Brussels blasts: Cameron condemns 'savage' attacks, promises help - Firstpost
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Brussels blasts: Cameron condemns 'savage' attacks, promises help

London: Britain Prime Minister David Cameron on Tuesday condemned the "appalling and savage" attacks in Brussels and warned of a "very real terror threat" to Europe, as Britain deployed extra patrols at ports, airports, metro stations and major railway stations.

Britain Prime Minister David Cameron. AP

Britain Prime Minister David Cameron. AP

"We face a very real terrorist threat right across the different countries of Europe and we have to meet that with everything we have," Cameron said following an emergency cabinet meeting to determine UK's response after a string of explosions ripped through Brussels airport and a city metro station, killing at least 34 people and prompting a high-security alert across European nations.

One British national was also injured in the attack.

Expressing solidarity with Belgium, Cameron said: "These were attacks in Belgium; they could just as well be attacks in Britain or in France or Germany, or elsewhere in Europe and we need to stand together against these appalling terrorists and make sure they can never win."

The prime minister promised all possible help to Belgium as he recalled the 7 July, 2005, terror bombings on London's transport system that killed 52 people.

"We will do everything we can to help. These are difficult times, these are appalling terrorists but we must stand together to do everything we can to stop them."

"What we should be doing today is expressing our sympathies and condolences with the people in Belgium who have suffered this appalling terrorist attack. We in this country know what that feels like because of what we experienced in 7/7," he said.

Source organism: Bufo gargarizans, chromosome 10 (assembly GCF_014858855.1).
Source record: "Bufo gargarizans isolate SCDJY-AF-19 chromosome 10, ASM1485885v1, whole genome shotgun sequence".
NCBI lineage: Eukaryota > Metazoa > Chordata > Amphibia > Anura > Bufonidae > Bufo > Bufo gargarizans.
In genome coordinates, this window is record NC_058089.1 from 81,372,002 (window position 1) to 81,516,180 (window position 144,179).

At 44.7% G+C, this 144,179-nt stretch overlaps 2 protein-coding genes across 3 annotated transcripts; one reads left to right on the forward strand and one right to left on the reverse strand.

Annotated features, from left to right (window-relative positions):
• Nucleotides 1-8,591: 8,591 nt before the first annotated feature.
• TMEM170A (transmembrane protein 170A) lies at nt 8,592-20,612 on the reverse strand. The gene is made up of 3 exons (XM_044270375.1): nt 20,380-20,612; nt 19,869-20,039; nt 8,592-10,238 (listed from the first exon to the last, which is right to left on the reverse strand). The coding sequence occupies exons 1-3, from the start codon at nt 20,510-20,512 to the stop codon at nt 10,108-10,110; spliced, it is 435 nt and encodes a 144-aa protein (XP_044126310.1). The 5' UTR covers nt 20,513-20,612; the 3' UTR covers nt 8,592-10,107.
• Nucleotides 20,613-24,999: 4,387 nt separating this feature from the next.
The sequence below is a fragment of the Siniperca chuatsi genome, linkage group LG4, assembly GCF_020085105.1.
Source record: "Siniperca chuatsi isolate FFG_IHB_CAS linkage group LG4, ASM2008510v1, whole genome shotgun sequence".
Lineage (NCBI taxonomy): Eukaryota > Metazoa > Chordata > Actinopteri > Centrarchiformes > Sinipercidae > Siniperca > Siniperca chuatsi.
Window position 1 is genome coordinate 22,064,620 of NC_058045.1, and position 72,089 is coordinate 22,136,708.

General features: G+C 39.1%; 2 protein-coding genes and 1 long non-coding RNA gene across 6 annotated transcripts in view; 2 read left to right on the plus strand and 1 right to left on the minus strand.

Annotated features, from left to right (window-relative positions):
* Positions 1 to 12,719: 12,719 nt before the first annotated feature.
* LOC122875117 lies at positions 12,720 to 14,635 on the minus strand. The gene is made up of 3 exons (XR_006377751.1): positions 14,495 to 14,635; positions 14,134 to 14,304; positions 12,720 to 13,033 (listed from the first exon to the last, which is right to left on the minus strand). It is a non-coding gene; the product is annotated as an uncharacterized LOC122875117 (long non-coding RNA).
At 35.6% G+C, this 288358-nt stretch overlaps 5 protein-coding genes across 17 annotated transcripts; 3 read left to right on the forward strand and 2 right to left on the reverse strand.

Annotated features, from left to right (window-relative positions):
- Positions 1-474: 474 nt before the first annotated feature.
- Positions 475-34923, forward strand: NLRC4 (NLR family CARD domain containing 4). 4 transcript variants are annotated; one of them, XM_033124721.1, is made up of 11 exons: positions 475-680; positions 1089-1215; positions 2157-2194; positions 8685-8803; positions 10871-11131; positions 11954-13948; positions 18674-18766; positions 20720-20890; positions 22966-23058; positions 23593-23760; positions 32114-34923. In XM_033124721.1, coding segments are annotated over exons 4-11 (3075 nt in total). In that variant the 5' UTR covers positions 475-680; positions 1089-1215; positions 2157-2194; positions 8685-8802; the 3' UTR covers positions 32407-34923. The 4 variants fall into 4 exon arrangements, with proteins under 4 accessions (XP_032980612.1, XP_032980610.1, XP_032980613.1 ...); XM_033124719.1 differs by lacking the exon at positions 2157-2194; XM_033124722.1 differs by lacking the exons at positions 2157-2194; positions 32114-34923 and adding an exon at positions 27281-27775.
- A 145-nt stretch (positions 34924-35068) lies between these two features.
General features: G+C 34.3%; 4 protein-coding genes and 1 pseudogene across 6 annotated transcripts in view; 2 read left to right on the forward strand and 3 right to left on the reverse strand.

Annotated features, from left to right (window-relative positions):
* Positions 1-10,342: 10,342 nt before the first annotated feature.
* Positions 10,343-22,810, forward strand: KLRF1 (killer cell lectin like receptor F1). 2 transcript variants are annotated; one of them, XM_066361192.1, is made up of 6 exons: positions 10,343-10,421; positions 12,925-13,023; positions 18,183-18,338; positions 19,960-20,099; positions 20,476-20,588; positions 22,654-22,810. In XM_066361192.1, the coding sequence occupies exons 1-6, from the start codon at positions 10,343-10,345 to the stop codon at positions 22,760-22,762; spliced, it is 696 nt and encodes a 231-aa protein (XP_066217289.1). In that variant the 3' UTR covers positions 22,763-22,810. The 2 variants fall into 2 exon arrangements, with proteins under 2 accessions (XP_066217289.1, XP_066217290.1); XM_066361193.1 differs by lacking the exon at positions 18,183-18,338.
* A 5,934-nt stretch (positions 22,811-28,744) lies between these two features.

Meanwhile, security was beefed up across major airports in Europe including London's Gatwick airport as fear of another imminent terror attack remains very strong.

"As a result of the terrible incidents in Brussels, we have increased our security presence and patrols around the airport," the Gatwick airport said in a statement.

The UK's most senior counter-terrorism officer, Metropolitan Police Assistant Commissioner Mark Rowley, said increased police activity in the UK was a precaution, but not in response to any specific information or intelligence.

Earlier in the day, a string of explosions rocked Brussels Zaventem international airport and a city metro station, killing at least 34 people, according to local media reports.

Police said the attacks were caused by suicide bombers.

The blast at the Maalbek metro station occurred in the close vicinity of the European Union institutions and killed 20 people and wounded 106 others. Brussels has both NATO as well as European Union (EU) headquarters.

The terror strike is widely seen as a revenge attack for the arrest of Paris terror attacks prime suspect, Salah Abdeslam, who was arrested in the Belgian capital last Friday, four months after France's deadliest terror attack in November, claimed by the Islamic State, that killed 130 people.


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